I lost my dad today. I thought that would be hard to write but it wasn’t, actually. I don’t write many things of actual import on this blog because I’m not that kind of dude (serious one) but this is a big thing. Although his death was not unexpected, it still sucks.”Life is a death sentence.”
I was in the room when he passed on early in the morning.
Which is weird but hey, life right? My sister’s kids were born like one wing over in the same hospital. Life and death. I’m glad it was me there and not my mom, my sister, or my brother. I’m not sure if that’s selfish or not. It doesn’t matter. I’m glad everyone was able to come out and see him while he was in the hospital.
Two stories about him which aren’t major but they’re the two I immediately thought of with him.
First story- growing up, before class, we’d sometimes kick the soccer ball out in the front yard before I walked to school. I could never kick it past him. He’d be smoking and looking cool as shit and we’d just kicked the ball back and forth for a few minutes before school.
Second story- in elementary school they used to have popcorn on, I think, Fridays and it cost a quarter. Well, he gave me two dimes and nickel and my dumb ass was like “no they won’t take it” and after a few minutes of digging around, he found a quarter. I never asked him about it later but I imagine this going on in his head. “I emigrated from Laos and this is the shit I have to deal with? It’s the same amount of money you little bitch.” I never did get that popcorn that day either. Damn it.
Hell, maybe those are major stories in my life.
He was supposed to be 76 in a few weeks and that’s the shit I remember.
I don’t want to end up like him, in a nursing home and unable to move about freely. But I’d definitely want to die like him, surrounded by friends, family, and loved ones.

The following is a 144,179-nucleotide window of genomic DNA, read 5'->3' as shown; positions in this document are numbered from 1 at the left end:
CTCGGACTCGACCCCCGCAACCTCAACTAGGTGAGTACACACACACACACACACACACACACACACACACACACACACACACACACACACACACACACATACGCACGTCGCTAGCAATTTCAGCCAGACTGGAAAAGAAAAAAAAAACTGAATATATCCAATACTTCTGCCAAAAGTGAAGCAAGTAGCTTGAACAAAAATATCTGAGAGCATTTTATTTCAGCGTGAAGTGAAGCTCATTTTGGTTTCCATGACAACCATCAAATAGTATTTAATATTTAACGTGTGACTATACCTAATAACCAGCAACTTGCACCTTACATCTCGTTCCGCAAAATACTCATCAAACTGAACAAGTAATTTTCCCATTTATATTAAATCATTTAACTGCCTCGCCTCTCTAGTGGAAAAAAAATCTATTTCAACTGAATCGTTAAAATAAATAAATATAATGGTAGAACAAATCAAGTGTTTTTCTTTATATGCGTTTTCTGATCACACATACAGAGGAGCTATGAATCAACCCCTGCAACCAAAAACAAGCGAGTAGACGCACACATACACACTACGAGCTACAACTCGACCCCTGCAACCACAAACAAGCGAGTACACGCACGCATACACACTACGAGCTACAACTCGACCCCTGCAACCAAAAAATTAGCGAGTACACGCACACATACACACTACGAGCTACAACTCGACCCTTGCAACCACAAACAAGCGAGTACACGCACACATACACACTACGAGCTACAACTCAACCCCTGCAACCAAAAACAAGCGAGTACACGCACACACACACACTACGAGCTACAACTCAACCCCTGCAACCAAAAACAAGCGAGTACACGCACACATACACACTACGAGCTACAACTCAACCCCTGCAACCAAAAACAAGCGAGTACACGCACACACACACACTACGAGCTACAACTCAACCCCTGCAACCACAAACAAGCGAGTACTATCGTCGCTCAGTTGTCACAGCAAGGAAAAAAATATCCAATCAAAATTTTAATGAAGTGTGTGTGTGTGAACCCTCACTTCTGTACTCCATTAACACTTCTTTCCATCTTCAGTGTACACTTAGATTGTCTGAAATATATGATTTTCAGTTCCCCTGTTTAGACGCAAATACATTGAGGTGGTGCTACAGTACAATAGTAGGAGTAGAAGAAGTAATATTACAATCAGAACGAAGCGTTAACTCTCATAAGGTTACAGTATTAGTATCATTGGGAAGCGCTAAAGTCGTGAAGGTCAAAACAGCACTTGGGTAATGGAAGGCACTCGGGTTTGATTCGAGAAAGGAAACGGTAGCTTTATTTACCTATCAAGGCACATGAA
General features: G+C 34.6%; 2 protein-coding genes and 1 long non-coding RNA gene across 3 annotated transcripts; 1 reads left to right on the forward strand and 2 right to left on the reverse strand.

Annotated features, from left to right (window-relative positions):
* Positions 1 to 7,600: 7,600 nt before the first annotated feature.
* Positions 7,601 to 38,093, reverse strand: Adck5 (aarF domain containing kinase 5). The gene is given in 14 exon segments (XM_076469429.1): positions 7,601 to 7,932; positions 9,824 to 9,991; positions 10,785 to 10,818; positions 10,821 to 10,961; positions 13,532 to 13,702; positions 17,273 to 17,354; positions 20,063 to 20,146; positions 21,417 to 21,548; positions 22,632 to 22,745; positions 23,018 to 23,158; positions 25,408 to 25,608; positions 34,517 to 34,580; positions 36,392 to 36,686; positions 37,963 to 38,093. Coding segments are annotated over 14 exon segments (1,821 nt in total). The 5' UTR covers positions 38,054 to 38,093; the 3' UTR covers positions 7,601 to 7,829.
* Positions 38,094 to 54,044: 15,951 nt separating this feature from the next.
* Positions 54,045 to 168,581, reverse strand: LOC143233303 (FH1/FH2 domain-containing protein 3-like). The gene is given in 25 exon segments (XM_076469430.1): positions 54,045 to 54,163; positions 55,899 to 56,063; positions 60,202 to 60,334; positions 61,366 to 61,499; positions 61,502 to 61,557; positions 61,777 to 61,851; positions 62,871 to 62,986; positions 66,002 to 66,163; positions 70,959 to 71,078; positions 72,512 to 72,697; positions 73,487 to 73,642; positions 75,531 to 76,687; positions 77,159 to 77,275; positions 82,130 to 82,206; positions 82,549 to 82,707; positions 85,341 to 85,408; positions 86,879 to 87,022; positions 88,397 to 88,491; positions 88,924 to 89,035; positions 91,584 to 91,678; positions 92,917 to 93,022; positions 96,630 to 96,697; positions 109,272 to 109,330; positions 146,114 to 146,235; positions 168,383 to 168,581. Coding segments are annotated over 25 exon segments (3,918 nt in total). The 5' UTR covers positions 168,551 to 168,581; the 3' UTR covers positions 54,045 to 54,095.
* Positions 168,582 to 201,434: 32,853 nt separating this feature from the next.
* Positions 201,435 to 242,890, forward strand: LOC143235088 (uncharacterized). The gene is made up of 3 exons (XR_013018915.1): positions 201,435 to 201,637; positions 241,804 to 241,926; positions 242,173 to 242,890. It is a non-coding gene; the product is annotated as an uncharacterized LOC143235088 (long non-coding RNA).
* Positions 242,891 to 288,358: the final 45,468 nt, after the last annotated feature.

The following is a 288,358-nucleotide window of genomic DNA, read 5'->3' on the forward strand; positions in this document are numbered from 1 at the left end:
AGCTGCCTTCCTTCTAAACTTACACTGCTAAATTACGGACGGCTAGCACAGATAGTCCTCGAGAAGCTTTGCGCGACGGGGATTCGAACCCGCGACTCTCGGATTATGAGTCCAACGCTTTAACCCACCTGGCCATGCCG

It’s weird to write about my dad but writing about him helped. Thanks for reading if you did, thanks to those who’ve reached out, and sorry I didn’t take any calls but maybe later. Life moves on and I will try to be better at living what’s left of my life.
Tawn said, I remember him with his cigarette looking “cool as shit too”. 🙂
This was beautifully written, my old friend Stonewall neighbor. My condolences, to you and your family. May you find peace in knowing that he IS in a better place, and he IS freely moving on his own now. RIP.
In reply to Tawn, Bee said, Thanks Tawn!
Jonathan said, Thanks for sharing. I work in a hospital and I meet so many people, who like you, are saying good bye to a loved one. My jouhhts and prayers are with you that you find peace in this troubling time.
In reply to Jonathan, Bee said, I appreciate it! Hospital workers… care givers! have a whole new meaning to me.
Daniel Garcia said, “I don’t want to end up like him, in a nursing home and unable to move about freely. But I’d definitely want to die like him, surrounded by friends, family, and loved ones.”
Beautifully written, sorry for your loss Bee.
In reply to Daniel Garcia, Bee said, thank you Daniel!
Tom said, Great post, Bee. I think the seemingly insignificant memories that stick with us about our parents are often the most powerful. I’m glad you were with your dad at the end – I hope to be as fortunate. Wishing you all the best, my friend.
Bee said, Thank you Tom. I’m thinking you’re onto something there! You just said it best…and in like 300 words less than I used.